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Notice

Notice of Intent to Repatriate a Cultural Item in the Possession of the University of Michigan Museum of Anthropology, Ann Arbor, MI

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AGENCY:

National Park Service, Interior.

ACTION:

Notice.

Notice is hereby given under the Native American Graves Protection and Repatriation Act (NAGPRA), 43 CFR 10.10 (a)(3), of the intent to repatriate a cultural item in the possession of the University of Michigan Museum of Anthropology, Ann Arbor, MI, that meets the definition of “object of cultural patrimony” under section 2 of the Act.

The one cultural item is a headdress made of wood, string, cotton cloth, and pigments. The gray cotton hood has 2 small eye holes and is attached to 12 slats of wood radiating out from the top, forming a wide “V” shape. Attached between the “V” is a full circle made of a reed covered three-quarters in wooden feathers, and within the circle is a suspended four-point cross. Both sides of the wood are painted.

Prior to 1950, this headdress was collected from person(s) and locations unknown. In 1966, this headdress was donated to the University of Michigan Museum of Anthropology through a bequest of the estate of Mrs. Louise Shepard Corbrusier. Following consultation with representatives of the Tonto Apache Tribe of Arizona, the White Mountain Apache Tribe of the Fort Apache Reservation, and the San Carlos Apache Tribe of the San Carlos Reservation, this headdress has been identified as a cultural item playing an integral role in the Apache ceremonies involving the Dilzini Gaan. The headdress is an element of the Na'ii'ees, the Western Apache girls' puberty rite or Changing Woman ceremony. After further consultation with the Tonto Apache Tribe of Arizona; the White Mountain Apache Tribe of the Fort Apache Reservation, Arizona; and the San Carlos Apache Tribe of the San Carlos Reservation, Arizona, the University of Michigan agrees that the most appropriate recipient is the White Mountain Apache Tribe of the Fort Apache Reservation, Arizona.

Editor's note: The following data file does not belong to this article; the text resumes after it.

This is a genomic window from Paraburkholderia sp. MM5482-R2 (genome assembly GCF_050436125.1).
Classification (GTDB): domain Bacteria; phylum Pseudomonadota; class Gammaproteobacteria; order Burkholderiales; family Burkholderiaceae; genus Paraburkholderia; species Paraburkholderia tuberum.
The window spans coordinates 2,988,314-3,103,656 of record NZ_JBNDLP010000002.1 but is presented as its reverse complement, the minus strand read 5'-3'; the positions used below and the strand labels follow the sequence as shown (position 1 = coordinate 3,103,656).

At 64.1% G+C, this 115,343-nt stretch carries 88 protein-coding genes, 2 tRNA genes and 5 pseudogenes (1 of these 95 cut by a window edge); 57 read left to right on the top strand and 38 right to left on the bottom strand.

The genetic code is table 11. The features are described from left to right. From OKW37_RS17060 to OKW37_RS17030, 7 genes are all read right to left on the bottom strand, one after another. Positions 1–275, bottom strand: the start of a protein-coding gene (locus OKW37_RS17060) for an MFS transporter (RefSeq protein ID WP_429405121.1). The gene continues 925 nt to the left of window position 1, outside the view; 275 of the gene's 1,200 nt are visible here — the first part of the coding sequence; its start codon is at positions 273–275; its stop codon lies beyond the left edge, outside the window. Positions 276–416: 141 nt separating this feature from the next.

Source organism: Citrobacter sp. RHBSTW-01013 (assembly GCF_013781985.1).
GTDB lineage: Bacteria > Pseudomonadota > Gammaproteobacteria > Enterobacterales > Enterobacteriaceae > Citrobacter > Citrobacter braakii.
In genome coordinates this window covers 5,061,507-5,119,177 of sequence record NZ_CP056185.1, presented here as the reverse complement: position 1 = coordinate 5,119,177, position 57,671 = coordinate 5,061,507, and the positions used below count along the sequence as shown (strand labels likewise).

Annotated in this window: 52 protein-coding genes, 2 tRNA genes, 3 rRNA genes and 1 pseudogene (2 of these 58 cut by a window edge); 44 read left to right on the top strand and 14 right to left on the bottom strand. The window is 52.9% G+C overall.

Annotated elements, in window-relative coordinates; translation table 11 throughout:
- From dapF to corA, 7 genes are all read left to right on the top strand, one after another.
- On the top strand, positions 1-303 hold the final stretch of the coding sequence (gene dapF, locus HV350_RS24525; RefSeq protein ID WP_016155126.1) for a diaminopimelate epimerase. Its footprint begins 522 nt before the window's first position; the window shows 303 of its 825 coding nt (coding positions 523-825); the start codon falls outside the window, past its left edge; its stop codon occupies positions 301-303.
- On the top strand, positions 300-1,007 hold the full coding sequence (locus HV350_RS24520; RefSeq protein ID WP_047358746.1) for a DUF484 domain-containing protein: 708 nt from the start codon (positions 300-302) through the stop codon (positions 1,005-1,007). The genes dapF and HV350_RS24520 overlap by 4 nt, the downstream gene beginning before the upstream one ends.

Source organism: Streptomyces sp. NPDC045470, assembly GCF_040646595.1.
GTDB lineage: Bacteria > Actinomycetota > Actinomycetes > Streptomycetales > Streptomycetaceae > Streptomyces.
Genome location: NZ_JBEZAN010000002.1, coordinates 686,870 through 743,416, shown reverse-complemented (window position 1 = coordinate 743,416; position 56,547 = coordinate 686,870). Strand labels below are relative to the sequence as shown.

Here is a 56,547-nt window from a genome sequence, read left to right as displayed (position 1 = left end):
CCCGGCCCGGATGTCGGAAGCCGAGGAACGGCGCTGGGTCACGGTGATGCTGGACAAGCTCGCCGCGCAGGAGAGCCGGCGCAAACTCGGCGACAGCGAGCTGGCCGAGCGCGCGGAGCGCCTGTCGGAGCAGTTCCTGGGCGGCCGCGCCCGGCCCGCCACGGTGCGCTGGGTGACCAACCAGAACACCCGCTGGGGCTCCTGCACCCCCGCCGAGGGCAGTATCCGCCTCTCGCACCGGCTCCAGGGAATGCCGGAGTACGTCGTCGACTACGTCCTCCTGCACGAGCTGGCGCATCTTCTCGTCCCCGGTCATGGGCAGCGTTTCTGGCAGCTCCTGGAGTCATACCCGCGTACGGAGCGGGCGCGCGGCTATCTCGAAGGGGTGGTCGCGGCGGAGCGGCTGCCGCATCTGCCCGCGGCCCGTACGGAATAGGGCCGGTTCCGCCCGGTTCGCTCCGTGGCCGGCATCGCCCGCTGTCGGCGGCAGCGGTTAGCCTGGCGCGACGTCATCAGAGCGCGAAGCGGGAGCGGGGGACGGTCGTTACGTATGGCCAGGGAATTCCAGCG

Officials of the University of Michigan Museum of Anthropology have determined that, pursuant to 43 CFR 10.2 (d)(4), this cultural item has ongoing historical, traditional, and cultural importance central to the tribe itself, and could not have been alienated, appropriated, or conveyed by any individual.

Officials of the University of Michigan Museum of Anthropology also have determined that, pursuant to 43 CFR 10.2 (e), there is a relationship of shared group identity that can be reasonably traced between this cultural item and the White Mountain Apache Tribe of the Fort Apache Reservation, Arizona. This notice has been sent to officials of the Tonto Apache Tribe of Arizona; the White Mountain Apache Tribe of the Fort Apache Reservation, Arizona; and the San Carlos Apache Tribe of the San Carlos Reservation, Arizona. Representatives of any other Indian tribe that believes itself to be culturally affiliated with this cultural item should contact Karen O'Brien, Collections Manager, University of Michigan Museum of Anthropology, 1109 Geddes Avenue, Ann Arbor, MI 48109, telephone (734) 764-6299, before April 9, 2001. Repatriation of this cultural item to the White Mountain Apache Tribe of the Fort Apache Reservation, Arizona may begin after that date if no additional claimants come forward.

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Dated: February 15, 2001.

John Robbins,

Assistant Director, Cultural Resources Stewardship and Partnerships.

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[FR Doc. 01-5938 Filed 3-8-01; 8:45 am]

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